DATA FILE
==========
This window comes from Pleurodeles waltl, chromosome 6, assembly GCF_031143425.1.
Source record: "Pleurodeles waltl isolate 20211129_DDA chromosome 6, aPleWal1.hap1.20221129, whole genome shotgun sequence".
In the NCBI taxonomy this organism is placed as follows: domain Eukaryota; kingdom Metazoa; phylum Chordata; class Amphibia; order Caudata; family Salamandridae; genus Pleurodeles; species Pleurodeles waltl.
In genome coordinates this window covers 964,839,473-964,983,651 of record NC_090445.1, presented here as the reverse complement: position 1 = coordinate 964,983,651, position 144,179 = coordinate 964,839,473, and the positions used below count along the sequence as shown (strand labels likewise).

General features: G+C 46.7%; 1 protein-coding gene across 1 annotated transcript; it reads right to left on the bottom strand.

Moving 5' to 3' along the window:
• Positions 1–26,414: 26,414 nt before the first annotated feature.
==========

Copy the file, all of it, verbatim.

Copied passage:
This window comes from Pleurodeles waltl, chromosome 6, assembly GCF_031143425.1.
Source record: "Pleurodeles waltl isolate 20211129_DDA chromosome 6, aPleWal1.hap1.20221129, whole genome shotgun sequence".
In the NCBI taxonomy this organism is placed as follows: domain Eukaryota; kingdom Metazoa; phylum Chordata; class Amphibia; order Caudata; family Salamandridae; genus Pleurodeles; species Pleurodeles waltl.
In genome coordinates this window covers 964,839,473-964,983,651 of record NC_090445.1, presented here as the reverse complement: position 1 = coordinate 964,983,651, position 144,179 = coordinate 964,839,473, and the positions used below count along the sequence as shown (strand labels likewise).

General features: G+C 46.7%; 1 protein-coding gene across 1 annotated transcript; it reads right to left on the bottom strand.

Moving 5' to 3' along the window:
• Positions 1–26,414: 26,414 nt before the first annotated feature.